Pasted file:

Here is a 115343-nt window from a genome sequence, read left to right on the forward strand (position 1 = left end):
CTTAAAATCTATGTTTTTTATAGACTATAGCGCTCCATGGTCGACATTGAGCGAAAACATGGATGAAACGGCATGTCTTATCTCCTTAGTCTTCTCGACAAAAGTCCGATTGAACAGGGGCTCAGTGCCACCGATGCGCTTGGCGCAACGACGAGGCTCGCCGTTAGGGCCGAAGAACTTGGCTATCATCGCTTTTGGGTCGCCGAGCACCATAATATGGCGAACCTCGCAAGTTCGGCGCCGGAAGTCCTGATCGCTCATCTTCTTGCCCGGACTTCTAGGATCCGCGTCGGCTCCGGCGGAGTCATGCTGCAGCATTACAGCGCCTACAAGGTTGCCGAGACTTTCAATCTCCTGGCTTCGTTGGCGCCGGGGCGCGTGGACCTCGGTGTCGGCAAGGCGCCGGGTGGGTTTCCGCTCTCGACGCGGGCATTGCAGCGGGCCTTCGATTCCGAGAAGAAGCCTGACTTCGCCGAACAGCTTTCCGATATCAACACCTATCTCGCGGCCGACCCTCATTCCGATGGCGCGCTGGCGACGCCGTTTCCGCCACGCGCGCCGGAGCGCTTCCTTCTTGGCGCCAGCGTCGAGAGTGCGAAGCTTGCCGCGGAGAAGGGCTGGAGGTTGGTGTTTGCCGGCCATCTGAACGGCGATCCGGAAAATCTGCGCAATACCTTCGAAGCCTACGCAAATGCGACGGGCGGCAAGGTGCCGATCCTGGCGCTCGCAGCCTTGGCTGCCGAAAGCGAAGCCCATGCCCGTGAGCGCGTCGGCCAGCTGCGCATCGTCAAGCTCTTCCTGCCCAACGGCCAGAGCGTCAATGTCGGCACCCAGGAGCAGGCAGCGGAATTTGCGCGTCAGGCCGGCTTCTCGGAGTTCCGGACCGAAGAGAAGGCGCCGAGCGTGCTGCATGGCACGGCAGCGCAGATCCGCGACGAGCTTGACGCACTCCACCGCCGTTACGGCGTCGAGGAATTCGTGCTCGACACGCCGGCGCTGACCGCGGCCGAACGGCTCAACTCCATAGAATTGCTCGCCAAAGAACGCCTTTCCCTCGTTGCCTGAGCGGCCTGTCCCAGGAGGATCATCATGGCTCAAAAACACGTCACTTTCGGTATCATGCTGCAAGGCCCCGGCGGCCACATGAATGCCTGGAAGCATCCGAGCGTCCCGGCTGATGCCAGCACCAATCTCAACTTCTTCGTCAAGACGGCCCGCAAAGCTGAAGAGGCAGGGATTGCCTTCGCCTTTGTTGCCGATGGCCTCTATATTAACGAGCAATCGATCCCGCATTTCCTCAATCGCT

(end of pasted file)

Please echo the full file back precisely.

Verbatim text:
Here is a 115343-nt window from a genome sequence, read left to right on the forward strand (position 1 = left end):
CTTAAAATCTATGTTTTTTATAGACTATAGCGCTCCATGGTCGACATTGAGCGAAAACATGGATGAAACGGCATGTCTTATCTCCTTAGTCTTCTCGACAAAAGTCCGATTGAACAGGGGCTCAGTGCCACCGATGCGCTTGGCGCAACGACGAGGCTCGCCGTTAGGGCCGAAGAACTTGGCTATCATCGCTTTTGGGTCGCCGAGCACCATAATATGGCGAACCTCGCAAGTTCGGCGCCGGAAGTCCTGATCGCTCATCTTCTTGCCCGGACTTCTAGGATCCGCGTCGGCTCCGGCGGAGTCATGCTGCAGCATTACAGCGCCTACAAGGTTGCCGAGACTTTCAATCTCCTGGCTTCGTTGGCGCCGGGGCGCGTGGACCTCGGTGTCGGCAAGGCGCCGGGTGGGTTTCCGCTCTCGACGCGGGCATTGCAGCGGGCCTTCGATTCCGAGAAGAAGCCTGACTTCGCCGAACAGCTTTCCGATATCAACACCTATCTCGCGGCCGACCCTCATTCCGATGGCGCGCTGGCGACGCCGTTTCCGCCACGCGCGCCGGAGCGCTTCCTTCTTGGCGCCAGCGTCGAGAGTGCGAAGCTTGCCGCGGAGAAGGGCTGGAGGTTGGTGTTTGCCGGCCATCTGAACGGCGATCCGGAAAATCTGCGCAATACCTTCGAAGCCTACGCAAATGCGACGGGCGGCAAGGTGCCGATCCTGGCGCTCGCAGCCTTGGCTGCCGAAAGCGAAGCCCATGCCCGTGAGCGCGTCGGCCAGCTGCGCATCGTCAAGCTCTTCCTGCCCAACGGCCAGAGCGTCAATGTCGGCACCCAGGAGCAGGCAGCGGAATTTGCGCGTCAGGCCGGCTTCTCGGAGTTCCGGACCGAAGAGAAGGCGCCGAGCGTGCTGCATGGCACGGCAGCGCAGATCCGCGACGAGCTTGACGCACTCCACCGCCGTTACGGCGTCGAGGAATTCGTGCTCGACACGCCGGCGCTGACCGCGGCCGAACGGCTCAACTCCATAGAATTGCTCGCCAAAGAACGCCTTTCCCTCGTTGCCTGAGCGGCCTGTCCCAGGAGGATCATCATGGCTCAAAAACACGTCACTTTCGGTATCATGCTGCAAGGCCCCGGCGGCCACATGAATGCCTGGAAGCATCCGAGCGTCCCGGCTGATGCCAGCACCAATCTCAACTTCTTCGTCAAGACGGCCCGCAAAGCTGAAGAGGCAGGGATTGCCTTCGCCTTTGTTGCCGATGGCCTCTATATTAACGAGCAATCGATCCCGCATTTCCTCAATCGCT